Police presence, friendly Chinese people and security cameras praised by expats
China safety
Published: Feb 28, 2018 07:48 PM
"Is China a safe country?" This is a frequently asked question on social media platforms around the world. China is still a "mysterious middle kingdom" in many foreigners' eyes. Expatriates who have already visited, worked and lived here have the final say in this regard. The Global Times has conducted two video interviews on the streets in Shanghai to see how they feel about the safety issue in China. The latest video was published in February and the previous one in April of 2017.

Safe city

In the first video, 11 interviewees from Britain, Russia, Canada, Spain, the US, Germany, Botswana, Cyprus, Belgium and Croatia unanimously replied to the Global Times that China is a safe country. In the question of "how safe is China compared to your home country?" they responded either China is safer or the same as their home countries. 

"Why do you feel safe in China?" Ban on gun possession, surveillance cameras on streets, police presence, friendly people, and no violence or harassment are the most mentioned reasons. 

An unexpected reply came when asked "what has been your most dangerous experience in China." The interviewees complained about cycling on Shanghai streets and motor vehicle drivers who will not yield to pedestrians or cyclists. Scooters on sidewalks and bicycles not giving way to pedestrians is another point. Only one interviewee said that her violin was stolen, but the local police helped find it.

"What has been the most dangerous experience in your life?" A woman from Botswana said she had been robbed several times and taken hostage in her own home country. A retired British pilot also had a life threatening experience when he was young. A German businessman said that he was stabbed by a person during a beer festival in Germany.

In the latest video, 20 people from Asia, the Americas, Africa and Europe unanimously said that they feel that China is a safe country, safer than they had originally expected.

"Definitely China is a safe country, we have been living here for a few years. We've been traveling very safely everywhere, walking in Shanghai during very late hours at night or in the early morning, never feeling threatened or robbed," Tycho Vos from the Netherlands told the Global Times. Vos' point was echoed by all of our interviewees.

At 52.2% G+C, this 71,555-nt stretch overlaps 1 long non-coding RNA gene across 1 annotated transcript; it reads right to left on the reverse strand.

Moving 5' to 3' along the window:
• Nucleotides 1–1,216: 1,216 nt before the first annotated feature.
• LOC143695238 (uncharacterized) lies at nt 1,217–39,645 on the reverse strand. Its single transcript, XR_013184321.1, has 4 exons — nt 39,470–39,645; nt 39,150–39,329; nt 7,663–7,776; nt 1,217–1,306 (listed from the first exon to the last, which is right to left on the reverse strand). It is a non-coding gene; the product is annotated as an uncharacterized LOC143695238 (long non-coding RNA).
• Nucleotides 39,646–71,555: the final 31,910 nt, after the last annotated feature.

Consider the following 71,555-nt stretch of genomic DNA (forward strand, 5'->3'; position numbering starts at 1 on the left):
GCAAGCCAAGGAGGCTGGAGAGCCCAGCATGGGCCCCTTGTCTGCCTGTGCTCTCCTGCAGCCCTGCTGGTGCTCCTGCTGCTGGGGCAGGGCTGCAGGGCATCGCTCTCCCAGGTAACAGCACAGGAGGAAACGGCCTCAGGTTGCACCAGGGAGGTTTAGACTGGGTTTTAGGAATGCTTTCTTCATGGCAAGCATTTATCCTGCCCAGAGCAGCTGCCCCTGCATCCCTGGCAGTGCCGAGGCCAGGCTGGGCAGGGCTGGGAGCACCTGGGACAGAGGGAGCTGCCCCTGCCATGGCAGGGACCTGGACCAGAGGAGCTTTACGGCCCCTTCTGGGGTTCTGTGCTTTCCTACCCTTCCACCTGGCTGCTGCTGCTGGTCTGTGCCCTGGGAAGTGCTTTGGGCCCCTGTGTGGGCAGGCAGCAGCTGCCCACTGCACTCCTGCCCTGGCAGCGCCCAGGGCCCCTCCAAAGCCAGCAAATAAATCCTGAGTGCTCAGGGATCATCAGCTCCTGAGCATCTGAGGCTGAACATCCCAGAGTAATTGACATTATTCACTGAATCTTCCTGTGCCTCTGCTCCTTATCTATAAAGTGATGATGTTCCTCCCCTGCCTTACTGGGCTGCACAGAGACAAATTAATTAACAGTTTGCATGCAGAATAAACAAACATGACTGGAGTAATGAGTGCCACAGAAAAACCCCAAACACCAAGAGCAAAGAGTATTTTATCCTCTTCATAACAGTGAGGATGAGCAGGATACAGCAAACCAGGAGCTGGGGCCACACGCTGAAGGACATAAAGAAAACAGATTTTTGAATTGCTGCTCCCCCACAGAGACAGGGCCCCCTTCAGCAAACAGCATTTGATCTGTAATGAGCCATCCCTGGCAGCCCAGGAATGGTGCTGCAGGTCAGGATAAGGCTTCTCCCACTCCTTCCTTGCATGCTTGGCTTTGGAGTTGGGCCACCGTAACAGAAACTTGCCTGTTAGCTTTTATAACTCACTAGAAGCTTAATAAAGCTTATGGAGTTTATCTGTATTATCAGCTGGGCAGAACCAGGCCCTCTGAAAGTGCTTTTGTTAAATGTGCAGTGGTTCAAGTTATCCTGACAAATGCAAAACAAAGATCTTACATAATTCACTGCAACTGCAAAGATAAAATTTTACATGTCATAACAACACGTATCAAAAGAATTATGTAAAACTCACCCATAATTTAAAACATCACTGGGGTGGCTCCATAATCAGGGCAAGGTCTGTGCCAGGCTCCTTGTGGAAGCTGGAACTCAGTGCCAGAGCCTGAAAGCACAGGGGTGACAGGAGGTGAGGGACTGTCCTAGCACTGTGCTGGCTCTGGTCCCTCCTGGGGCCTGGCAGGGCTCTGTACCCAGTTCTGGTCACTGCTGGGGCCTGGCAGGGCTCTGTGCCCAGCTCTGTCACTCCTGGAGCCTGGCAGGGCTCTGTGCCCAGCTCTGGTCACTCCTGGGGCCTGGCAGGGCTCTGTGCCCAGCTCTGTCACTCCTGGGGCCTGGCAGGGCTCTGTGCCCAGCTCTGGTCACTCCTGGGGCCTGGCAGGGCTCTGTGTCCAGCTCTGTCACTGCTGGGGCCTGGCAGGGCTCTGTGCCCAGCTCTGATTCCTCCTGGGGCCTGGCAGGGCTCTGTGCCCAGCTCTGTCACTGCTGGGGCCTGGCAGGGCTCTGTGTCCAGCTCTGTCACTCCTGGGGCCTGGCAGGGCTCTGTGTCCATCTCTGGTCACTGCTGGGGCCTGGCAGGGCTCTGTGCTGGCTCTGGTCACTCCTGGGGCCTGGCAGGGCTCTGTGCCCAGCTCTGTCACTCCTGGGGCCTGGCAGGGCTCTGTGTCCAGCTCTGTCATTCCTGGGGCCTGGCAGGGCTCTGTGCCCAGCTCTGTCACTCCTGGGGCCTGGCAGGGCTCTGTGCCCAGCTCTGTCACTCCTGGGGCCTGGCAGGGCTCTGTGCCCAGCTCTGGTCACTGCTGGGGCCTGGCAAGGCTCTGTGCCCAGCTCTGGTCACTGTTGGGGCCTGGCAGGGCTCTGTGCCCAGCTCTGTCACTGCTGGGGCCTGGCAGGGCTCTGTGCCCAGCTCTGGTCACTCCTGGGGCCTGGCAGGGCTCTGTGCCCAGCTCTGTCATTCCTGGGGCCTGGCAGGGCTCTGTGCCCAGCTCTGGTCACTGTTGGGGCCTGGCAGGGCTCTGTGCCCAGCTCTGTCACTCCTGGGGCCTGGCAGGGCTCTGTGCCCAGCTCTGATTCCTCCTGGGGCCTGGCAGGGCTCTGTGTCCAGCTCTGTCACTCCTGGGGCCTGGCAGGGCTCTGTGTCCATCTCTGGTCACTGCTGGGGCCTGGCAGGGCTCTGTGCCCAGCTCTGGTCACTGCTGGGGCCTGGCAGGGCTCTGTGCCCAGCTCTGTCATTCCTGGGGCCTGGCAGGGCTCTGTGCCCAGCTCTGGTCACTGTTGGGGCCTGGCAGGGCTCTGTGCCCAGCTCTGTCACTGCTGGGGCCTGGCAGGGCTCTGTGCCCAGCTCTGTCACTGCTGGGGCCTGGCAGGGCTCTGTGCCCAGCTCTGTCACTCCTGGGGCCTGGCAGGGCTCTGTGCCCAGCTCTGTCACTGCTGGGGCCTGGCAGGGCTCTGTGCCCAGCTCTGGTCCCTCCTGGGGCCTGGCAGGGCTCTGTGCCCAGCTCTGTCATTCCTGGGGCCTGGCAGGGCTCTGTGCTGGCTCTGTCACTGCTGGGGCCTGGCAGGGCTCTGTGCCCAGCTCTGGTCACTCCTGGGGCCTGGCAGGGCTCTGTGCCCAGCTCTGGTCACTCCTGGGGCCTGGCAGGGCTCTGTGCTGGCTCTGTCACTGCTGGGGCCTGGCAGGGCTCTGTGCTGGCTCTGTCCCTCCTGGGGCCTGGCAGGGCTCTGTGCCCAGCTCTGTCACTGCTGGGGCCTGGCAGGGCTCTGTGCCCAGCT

"China is a safe country compared to New York or any other big city that I've been to, especially in Southeast Asia," Paul Eliason from the US told the Global Times.

"In France you get a lot of these unsafe situations at night, especially in some areas in Paris, Lyon, Marseilles and some other big cities, especially for ladies or girls. It's a bit tricky to go out at night, you can get into some troubles," Dash from France said.

In sharp contrast, Carlotta from Spain said that night is a very safe time for kids in Shanghai. "When we children play outside, it's safe. People are really nice to us."

"I can go running in the middle of the night and no one will mug me," Aaron from India echoed.

Police presence

"I've attended public events in Hefei in East China's Anhui Province and Beijing, which have lots of people but are always safe. There is always a police presence," said Grant Van Wyk from South Africa.

Indeed, frequent police and security guard presence is a highlight of China's safety in many foreigners' eyes. 

"In America, when you see the police, you feel scared, but in China it's not like that. I think it's quite safe; I can do anything I want and I don't fear that there's a threat to my life. I'm not white, nor am I Chinese; I'm Indian. But at the same time I haven't faced any kind of discrimination," claimed Aamir, an Indian American.

"I'm wearing some valuables like gold and holding my camera. Even in the hotel I have a lot of valuables left behind. It's all perfectly fine and absolutely safe in China," Umashankar Viswanadha from India told the Global Times.